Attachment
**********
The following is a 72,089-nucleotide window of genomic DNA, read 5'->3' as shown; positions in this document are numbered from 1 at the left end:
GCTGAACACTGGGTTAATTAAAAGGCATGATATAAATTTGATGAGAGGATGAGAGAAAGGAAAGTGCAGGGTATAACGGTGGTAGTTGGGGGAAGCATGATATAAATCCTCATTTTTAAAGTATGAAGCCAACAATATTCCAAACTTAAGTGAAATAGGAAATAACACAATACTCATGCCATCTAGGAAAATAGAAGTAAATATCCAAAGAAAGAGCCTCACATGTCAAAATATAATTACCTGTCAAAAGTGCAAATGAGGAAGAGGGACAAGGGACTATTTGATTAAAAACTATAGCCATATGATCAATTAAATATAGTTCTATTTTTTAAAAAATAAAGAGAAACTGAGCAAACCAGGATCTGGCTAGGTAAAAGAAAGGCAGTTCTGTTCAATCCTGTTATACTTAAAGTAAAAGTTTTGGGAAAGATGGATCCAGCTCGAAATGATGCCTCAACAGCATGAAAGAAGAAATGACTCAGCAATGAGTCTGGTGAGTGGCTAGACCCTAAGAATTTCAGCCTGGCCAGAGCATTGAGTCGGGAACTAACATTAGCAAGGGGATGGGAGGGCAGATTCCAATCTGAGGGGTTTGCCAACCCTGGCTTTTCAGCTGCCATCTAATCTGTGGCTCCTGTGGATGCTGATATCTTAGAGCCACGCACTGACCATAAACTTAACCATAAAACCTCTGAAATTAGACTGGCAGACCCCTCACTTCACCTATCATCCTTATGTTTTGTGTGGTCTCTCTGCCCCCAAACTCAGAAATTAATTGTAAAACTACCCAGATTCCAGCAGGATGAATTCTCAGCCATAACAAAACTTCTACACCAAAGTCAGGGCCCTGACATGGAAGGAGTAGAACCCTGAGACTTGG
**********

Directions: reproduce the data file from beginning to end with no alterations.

The following is a 72,089-nucleotide window of genomic DNA, read 5'->3' as shown; positions in this document are numbered from 1 at the left end:
GCTGAACACTGGGTTAATTAAAAGGCATGATATAAATTTGATGAGAGGATGAGAGAAAGGAAAGTGCAGGGTATAACGGTGGTAGTTGGGGGAAGCATGATATAAATCCTCATTTTTAAAGTATGAAGCCAACAATATTCCAAACTTAAGTGAAATAGGAAATAACACAATACTCATGCCATCTAGGAAAATAGAAGTAAATATCCAAAGAAAGAGCCTCACATGTCAAAATATAATTACCTGTCAAAAGTGCAAATGAGGAAGAGGGACAAGGGACTATTTGATTAAAAACTATAGCCATATGATCAATTAAATATAGTTCTATTTTTTAAAAAATAAAGAGAAACTGAGCAAACCAGGATCTGGCTAGGTAAAAGAAAGGCAGTTCTGTTCAATCCTGTTATACTTAAAGTAAAAGTTTTGGGAAAGATGGATCCAGCTCGAAATGATGCCTCAACAGCATGAAAGAAGAAATGACTCAGCAATGAGTCTGGTGAGTGGCTAGACCCTAAGAATTTCAGCCTGGCCAGAGCATTGAGTCGGGAACTAACATTAGCAAGGGGATGGGAGGGCAGATTCCAATCTGAGGGGTTTGCCAACCCTGGCTTTTCAGCTGCCATCTAATCTGTGGCTCCTGTGGATGCTGATATCTTAGAGCCACGCACTGACCATAAACTTAACCATAAAACCTCTGAAATTAGACTGGCAGACCCCTCACTTCACCTATCATCCTTATGTTTTGTGTGGTCTCTCTGCCCCCAAACTCAGAAATTAATTGTAAAACTACCCAGATTCCAGCAGGATGAATTCTCAGCCATAACAAAACTTCTACACCAAAGTCAGGGCCCTGACATGGAAGGAGTAGAACCCTGAGACTTGG